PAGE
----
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A Candle for H.P. Lovecraft

Posted on 2006.08.24 at 02:11

"Searchers after horror haunt strange, far places"
--H.P. Lovecraft, "The Picture in the House", 1920

"I have harnessed the shadows that stride from world to world to sow death and madness..."
--H.P. Lovecraft , "From Beyond", 1920 


A couple days late posting this, but I ask you to take a single precious minute of your life, spend the treasure of sixty-odd heartbeats, and pause in silence to remember a man who changed Horror, SF, and Fantasy fiction forever. August 20th was H.P. Lovecraft’s birthday. He was born in 1890, and would have been the ripe old age of 116–but what’s a hundred plus years in the vast and timeless caverns beyond the wall of sleep? He inspired writers such as Stephen King, Peter Straub, Clive Barker, Brian Lumley, Mark Z. Danielewski, China Mieville, Joyce Carl Oates, and countless others; became an obsession of film directors from Roger Corman, John Carpenter, and Brian Yuzna to Guillermo del Torro. He redefined the abject for the modern age, replacing ghosts and demons with entities and forces of cosmic horror. He made art from our fear of our shrinking place in an increasingly subjective universe, and shined an electric torch into the face of the unknown. He is the diametric opposite of his own hero, Poe, projecting his internal fears outward, onto the universe, as opposed to using external environments as metaphors for man's fractured psyche. For me, he made the universe a scary place indeed, and perversely, made it more magical and wondrous.

I still remember my first exposure to Lovecraft’s writing. I was twelve years old, staying at my Grandmother’s cabin deep in the Rocky Mountains of Colorado. Every afternoon a thunderstorm boiled over the forest and blackened the sky. Wind whipped through the towering pines and flung the clouds of gold coins on the branches of the quaking aspens against their trunks--trunks that still remind me of cracked and ancient bones. Lightning forked across the granite peaks that soared above the timberline. Rain ripped through the pine branches and hail pattered the old, shingle roof. During one such storm, I scurried up the creaking stairs to my room. In the closet, I discovered a cache of old horror comics--issues of Creepy, Eerie, and Weird Tales. Among them I found a tattered copy of Creepy #113, an all Bernie Wrightson issue, no less. On the cover was a dead Tyrannosaurus Rex, with a great white hunter who looked suspiciously like Teddy Roosevelt getting his picture taken with the beast--the perfect entertainment for a dark and stormy night. I flipped through the magazine and found a story of a scientist who lived in an old brownstone, and kept his living quarters as cold as a morgue to preserve his cadaverous flesh. The man had "lived" after contracting a strange disease that lead to organ failure, and in death was preserved by arcane science and strange drugs. After the treatment, he needed stay in a near-freezing environment to maintain his artificially extended life. Nature knew her domain, (which, his secret knowledge had violated) and without the cold she would claim him and his body would decompose. The ammonia-driven air conditioner breaks down during a heat wave, and though a neighbor desperately tries to help him by bringing him blocks of ice, he can’t maintain his frigid environment. I still remember the gruesome pen and ink drawings Wrightson so masterfully rendered. I felt the narrator’s panic as his flesh began to rot from his bones but his mind still endured. If I remember correctly, the last panel showed the narrator’s rotted hand scrawling his last words onto a page of his journal–"The end is here...for you see I died the last time eighteen years ago." I shuddered. The hail and the lightning were the forces of nature trying to breach the false security of the cabin, to claim me, and reduce me to the putrid slime from which life had come. All our human endeavors, our dreams of immortality, were fodder for the same forces that lead our terrified, hominid ancestors to make them into gods. After all these years, every time I smell ammonia I think of "Cool Air." I wonder, what would it be like to still be conscious in a husk of dead, decaying flesh? For Lovecraft, that’s the core of the human condition--all of us are all dying all the time.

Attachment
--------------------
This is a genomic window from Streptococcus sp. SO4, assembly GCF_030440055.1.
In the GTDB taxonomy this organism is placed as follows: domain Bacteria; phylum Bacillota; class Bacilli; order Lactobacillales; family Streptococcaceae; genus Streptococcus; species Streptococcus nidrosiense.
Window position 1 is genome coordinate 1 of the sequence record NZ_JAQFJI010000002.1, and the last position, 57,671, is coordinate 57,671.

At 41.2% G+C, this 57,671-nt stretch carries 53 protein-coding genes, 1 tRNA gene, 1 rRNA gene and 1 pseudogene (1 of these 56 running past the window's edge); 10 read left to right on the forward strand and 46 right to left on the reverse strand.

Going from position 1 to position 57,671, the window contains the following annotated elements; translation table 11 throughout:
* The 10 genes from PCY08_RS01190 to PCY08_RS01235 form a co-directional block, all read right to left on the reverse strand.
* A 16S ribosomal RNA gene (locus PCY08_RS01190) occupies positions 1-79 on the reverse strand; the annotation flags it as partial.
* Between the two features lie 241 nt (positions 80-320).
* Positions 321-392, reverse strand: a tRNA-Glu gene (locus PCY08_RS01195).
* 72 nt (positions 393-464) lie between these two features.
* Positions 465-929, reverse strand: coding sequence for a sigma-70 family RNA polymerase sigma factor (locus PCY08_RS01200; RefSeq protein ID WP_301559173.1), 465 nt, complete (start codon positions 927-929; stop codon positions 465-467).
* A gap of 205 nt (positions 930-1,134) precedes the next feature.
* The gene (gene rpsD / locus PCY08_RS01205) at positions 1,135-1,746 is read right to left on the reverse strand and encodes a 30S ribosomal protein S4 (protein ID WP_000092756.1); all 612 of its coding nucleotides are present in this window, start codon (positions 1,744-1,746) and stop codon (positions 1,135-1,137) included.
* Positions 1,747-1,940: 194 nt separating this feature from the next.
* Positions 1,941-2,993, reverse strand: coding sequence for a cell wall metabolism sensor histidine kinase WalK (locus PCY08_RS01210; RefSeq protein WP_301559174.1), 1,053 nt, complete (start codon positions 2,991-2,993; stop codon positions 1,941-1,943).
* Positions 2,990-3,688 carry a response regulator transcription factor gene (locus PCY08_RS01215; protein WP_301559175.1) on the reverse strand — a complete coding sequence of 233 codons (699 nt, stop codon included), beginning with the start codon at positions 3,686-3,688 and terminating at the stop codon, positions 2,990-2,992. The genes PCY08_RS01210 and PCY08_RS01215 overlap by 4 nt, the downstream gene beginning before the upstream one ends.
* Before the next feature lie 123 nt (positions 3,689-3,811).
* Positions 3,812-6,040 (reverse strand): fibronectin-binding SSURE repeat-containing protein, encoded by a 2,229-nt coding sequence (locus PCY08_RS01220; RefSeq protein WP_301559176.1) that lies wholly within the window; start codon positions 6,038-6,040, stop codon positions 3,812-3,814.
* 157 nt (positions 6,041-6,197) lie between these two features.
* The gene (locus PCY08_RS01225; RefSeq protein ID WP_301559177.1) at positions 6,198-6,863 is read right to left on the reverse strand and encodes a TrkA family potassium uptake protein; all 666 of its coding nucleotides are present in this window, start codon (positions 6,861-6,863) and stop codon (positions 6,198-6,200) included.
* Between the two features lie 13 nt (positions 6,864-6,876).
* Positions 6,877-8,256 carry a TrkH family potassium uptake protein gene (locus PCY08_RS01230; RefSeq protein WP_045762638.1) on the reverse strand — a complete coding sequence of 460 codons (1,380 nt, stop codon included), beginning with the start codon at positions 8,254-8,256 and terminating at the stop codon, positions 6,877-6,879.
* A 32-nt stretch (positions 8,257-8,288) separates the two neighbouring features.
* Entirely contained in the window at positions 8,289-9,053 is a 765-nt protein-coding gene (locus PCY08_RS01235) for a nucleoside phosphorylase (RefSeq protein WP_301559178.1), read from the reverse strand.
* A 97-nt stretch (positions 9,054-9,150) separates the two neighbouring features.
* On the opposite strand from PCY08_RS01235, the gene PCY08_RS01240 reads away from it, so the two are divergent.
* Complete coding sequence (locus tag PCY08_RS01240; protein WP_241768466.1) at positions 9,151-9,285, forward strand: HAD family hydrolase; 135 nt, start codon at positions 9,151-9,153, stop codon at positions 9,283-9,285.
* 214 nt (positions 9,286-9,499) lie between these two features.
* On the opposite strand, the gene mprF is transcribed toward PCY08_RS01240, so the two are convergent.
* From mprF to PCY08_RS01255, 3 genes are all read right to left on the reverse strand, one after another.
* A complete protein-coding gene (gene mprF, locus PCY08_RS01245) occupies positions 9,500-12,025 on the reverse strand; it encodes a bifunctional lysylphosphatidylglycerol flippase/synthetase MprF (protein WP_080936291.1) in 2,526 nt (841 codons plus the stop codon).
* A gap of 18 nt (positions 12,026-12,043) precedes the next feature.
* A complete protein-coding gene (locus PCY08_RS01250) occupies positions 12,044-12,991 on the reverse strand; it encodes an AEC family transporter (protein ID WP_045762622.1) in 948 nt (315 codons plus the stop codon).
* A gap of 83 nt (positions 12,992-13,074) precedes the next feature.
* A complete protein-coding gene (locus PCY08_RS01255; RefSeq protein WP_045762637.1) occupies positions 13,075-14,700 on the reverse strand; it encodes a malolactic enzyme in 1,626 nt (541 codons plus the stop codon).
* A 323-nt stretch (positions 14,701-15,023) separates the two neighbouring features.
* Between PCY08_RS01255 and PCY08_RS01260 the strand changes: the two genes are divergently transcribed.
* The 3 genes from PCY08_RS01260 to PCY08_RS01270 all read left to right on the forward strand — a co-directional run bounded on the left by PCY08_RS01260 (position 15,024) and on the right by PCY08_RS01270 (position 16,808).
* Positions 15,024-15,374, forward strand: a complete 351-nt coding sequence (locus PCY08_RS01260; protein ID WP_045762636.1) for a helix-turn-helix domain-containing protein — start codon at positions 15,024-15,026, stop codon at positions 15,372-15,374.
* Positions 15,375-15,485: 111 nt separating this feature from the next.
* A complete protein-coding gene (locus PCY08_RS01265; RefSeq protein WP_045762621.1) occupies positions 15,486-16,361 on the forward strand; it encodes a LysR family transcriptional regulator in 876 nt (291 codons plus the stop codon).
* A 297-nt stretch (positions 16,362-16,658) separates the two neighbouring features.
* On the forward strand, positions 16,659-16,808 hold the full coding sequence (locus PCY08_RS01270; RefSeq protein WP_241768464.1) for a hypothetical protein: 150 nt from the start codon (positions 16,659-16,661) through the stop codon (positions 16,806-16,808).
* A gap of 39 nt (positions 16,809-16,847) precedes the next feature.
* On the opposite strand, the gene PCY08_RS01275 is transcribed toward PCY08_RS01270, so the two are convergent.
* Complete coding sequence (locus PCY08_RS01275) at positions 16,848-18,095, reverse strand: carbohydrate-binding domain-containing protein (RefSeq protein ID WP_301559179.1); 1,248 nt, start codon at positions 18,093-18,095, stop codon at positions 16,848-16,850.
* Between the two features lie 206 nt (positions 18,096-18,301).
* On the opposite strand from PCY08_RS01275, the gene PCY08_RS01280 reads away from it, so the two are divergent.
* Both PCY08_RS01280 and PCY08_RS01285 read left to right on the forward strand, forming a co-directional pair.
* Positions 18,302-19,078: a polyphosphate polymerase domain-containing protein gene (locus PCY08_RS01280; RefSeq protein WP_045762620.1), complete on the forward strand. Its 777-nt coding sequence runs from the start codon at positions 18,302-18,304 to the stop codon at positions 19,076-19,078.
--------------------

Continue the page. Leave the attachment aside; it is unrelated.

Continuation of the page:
I offer for your pleasure some of Lovecraft’s musings on horror, mortality, and man’s place in the universe.

"The most merciful thing in the world, I think, is the inability of the human mind to correlate all its contents. We live on a placid island of ignorance in the midst of black seas of infinity, and it was not meant that we should voyage far. The sciences, each straining in its own direction, have hitherto harmed us little; but some day the piecing together of dissociated knowledge will open up such terrifying vistas of reality, and of our frightful position therein, that we shall either go mad from the revelation or flee from the light into the peace and safety of a new dark age."